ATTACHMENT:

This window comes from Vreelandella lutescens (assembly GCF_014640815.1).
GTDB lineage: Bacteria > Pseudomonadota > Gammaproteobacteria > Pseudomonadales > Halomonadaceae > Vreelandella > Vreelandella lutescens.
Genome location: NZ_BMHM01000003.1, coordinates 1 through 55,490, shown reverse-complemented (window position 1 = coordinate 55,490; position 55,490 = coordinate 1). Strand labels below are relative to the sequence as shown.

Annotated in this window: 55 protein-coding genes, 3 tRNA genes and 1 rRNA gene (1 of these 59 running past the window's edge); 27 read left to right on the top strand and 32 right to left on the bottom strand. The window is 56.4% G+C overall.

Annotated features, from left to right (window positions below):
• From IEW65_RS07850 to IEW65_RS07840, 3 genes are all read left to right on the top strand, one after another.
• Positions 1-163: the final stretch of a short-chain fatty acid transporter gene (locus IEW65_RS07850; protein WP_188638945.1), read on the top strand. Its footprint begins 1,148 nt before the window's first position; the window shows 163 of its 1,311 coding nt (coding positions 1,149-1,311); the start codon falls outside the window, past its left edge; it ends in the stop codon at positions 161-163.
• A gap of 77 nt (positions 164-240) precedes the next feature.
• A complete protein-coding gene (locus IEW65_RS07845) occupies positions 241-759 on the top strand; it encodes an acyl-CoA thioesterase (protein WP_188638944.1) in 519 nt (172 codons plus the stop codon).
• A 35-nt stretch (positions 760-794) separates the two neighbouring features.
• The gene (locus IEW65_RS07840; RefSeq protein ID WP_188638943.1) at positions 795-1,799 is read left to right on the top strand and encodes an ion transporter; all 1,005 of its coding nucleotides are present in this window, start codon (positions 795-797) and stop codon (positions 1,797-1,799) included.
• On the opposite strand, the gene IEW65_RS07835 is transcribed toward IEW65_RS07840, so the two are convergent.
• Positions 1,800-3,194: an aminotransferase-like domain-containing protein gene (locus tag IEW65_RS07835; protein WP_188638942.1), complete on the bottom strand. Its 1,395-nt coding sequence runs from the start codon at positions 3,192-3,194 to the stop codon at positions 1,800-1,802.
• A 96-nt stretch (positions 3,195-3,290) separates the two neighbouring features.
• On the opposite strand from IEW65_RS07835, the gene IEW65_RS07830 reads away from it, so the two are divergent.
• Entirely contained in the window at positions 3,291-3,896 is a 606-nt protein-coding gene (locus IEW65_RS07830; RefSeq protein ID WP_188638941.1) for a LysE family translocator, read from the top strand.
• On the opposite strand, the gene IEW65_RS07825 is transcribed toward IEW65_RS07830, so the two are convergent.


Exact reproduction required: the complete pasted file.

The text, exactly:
This window comes from Vreelandella lutescens (assembly GCF_014640815.1).
GTDB lineage: Bacteria > Pseudomonadota > Gammaproteobacteria > Pseudomonadales > Halomonadaceae > Vreelandella > Vreelandella lutescens.
Genome location: NZ_BMHM01000003.1, coordinates 1 through 55,490, shown reverse-complemented (window position 1 = coordinate 55,490; position 55,490 = coordinate 1). Strand labels below are relative to the sequence as shown.

Annotated in this window: 55 protein-coding genes, 3 tRNA genes and 1 rRNA gene (1 of these 59 running past the window's edge); 27 read left to right on the top strand and 32 right to left on the bottom strand. The window is 56.4% G+C overall.

Annotated features, from left to right (window positions below):
• From IEW65_RS07850 to IEW65_RS07840, 3 genes are all read left to right on the top strand, one after another.
• Positions 1-163: the final stretch of a short-chain fatty acid transporter gene (locus IEW65_RS07850; protein WP_188638945.1), read on the top strand. Its footprint begins 1,148 nt before the window's first position; the window shows 163 of its 1,311 coding nt (coding positions 1,149-1,311); the start codon falls outside the window, past its left edge; it ends in the stop codon at positions 161-163.
• A gap of 77 nt (positions 164-240) precedes the next feature.
• A complete protein-coding gene (locus IEW65_RS07845) occupies positions 241-759 on the top strand; it encodes an acyl-CoA thioesterase (protein WP_188638944.1) in 519 nt (172 codons plus the stop codon).
• A 35-nt stretch (positions 760-794) separates the two neighbouring features.
• The gene (locus IEW65_RS07840; RefSeq protein ID WP_188638943.1) at positions 795-1,799 is read left to right on the top strand and encodes an ion transporter; all 1,005 of its coding nucleotides are present in this window, start codon (positions 795-797) and stop codon (positions 1,797-1,799) included.
• On the opposite strand, the gene IEW65_RS07835 is transcribed toward IEW65_RS07840, so the two are convergent.
• Positions 1,800-3,194: an aminotransferase-like domain-containing protein gene (locus tag IEW65_RS07835; protein WP_188638942.1), complete on the bottom strand. Its 1,395-nt coding sequence runs from the start codon at positions 3,192-3,194 to the stop codon at positions 1,800-1,802.
• A 96-nt stretch (positions 3,195-3,290) separates the two neighbouring features.
• On the opposite strand from IEW65_RS07835, the gene IEW65_RS07830 reads away from it, so the two are divergent.
• Entirely contained in the window at positions 3,291-3,896 is a 606-nt protein-coding gene (locus IEW65_RS07830; RefSeq protein ID WP_188638941.1) for a LysE family translocator, read from the top strand.
• On the opposite strand, the gene IEW65_RS07825 is transcribed toward IEW65_RS07830, so the two are convergent.